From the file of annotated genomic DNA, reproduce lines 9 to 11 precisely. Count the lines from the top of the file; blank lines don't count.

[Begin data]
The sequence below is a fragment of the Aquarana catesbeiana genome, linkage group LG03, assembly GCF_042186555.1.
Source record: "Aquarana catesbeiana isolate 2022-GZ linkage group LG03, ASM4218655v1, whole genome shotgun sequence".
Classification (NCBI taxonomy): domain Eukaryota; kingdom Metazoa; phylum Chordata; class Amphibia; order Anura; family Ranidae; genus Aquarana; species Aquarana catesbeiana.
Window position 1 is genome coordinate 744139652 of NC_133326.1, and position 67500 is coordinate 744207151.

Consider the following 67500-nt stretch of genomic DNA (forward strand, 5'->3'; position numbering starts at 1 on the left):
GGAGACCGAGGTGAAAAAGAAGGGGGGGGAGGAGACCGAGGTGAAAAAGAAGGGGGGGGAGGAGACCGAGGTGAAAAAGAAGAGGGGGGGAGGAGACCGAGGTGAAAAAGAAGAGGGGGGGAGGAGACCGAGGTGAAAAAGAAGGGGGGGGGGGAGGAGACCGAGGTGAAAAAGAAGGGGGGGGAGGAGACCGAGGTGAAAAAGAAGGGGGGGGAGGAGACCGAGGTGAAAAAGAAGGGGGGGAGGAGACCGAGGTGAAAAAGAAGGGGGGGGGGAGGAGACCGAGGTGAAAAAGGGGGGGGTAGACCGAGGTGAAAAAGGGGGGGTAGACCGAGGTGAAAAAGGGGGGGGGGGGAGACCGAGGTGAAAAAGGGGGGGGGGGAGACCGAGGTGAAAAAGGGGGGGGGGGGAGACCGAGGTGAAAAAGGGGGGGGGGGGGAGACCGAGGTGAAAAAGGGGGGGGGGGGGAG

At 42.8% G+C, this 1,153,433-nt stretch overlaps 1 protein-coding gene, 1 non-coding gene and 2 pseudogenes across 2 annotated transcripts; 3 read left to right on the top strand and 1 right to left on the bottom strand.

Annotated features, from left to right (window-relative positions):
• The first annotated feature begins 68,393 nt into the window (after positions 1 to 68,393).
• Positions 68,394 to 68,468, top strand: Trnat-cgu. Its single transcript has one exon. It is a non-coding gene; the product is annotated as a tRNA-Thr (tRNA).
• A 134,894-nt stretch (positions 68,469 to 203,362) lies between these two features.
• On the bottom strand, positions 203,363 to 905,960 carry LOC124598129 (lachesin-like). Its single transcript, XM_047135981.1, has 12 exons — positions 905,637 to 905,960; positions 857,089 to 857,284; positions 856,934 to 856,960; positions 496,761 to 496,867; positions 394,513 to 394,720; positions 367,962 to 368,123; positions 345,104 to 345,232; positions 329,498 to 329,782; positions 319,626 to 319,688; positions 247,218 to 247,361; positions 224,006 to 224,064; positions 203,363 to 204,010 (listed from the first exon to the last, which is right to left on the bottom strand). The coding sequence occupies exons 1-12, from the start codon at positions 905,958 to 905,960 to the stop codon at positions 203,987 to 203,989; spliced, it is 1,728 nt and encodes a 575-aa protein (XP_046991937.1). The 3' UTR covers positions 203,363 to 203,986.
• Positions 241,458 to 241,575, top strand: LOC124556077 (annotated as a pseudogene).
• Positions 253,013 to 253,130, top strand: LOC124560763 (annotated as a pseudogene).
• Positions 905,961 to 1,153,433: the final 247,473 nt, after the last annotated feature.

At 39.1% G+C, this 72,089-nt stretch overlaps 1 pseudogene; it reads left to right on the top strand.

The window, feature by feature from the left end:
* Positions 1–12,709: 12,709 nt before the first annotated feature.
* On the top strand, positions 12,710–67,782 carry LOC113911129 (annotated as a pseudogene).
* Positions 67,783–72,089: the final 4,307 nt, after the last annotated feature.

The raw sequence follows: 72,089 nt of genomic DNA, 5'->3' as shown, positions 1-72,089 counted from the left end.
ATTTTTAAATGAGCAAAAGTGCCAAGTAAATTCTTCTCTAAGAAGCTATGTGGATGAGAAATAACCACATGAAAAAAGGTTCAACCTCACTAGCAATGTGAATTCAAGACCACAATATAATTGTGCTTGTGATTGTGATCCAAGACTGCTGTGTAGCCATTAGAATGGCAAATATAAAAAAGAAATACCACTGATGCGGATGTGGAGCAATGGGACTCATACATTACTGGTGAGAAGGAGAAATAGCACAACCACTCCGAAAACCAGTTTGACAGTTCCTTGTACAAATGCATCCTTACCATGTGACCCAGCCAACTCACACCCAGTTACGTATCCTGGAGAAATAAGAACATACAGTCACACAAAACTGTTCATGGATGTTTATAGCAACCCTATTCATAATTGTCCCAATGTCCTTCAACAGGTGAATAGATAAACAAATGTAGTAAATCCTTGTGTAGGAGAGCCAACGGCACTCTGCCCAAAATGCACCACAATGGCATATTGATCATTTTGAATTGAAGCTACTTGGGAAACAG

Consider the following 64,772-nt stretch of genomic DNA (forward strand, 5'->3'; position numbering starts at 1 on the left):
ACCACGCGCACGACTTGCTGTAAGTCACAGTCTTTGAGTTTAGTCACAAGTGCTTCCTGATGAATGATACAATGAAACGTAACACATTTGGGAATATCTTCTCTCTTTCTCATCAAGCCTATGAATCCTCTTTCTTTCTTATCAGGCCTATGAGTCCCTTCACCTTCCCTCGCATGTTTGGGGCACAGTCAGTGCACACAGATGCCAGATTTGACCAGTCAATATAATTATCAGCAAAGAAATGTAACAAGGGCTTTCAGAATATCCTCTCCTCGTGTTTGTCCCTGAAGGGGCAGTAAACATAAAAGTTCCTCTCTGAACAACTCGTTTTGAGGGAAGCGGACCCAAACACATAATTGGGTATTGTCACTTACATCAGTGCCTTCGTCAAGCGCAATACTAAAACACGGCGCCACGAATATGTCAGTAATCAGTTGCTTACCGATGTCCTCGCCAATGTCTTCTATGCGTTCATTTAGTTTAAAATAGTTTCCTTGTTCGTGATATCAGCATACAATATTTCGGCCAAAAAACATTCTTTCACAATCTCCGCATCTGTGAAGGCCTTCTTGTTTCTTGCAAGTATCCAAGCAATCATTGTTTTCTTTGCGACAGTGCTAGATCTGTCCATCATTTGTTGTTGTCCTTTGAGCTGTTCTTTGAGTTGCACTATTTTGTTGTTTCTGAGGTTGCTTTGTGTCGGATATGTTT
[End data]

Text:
• The first annotated feature begins 68,393 nt into the window (after positions 1 to 68,393).
• Positions 68,394 to 68,468, top strand: Trnat-cgu. Its single transcript has one exon. It is a non-coding gene; the product is annotated as a tRNA-Thr (tRNA).
• A 134,894-nt stretch (positions 68,469 to 203,362) lies between these two features.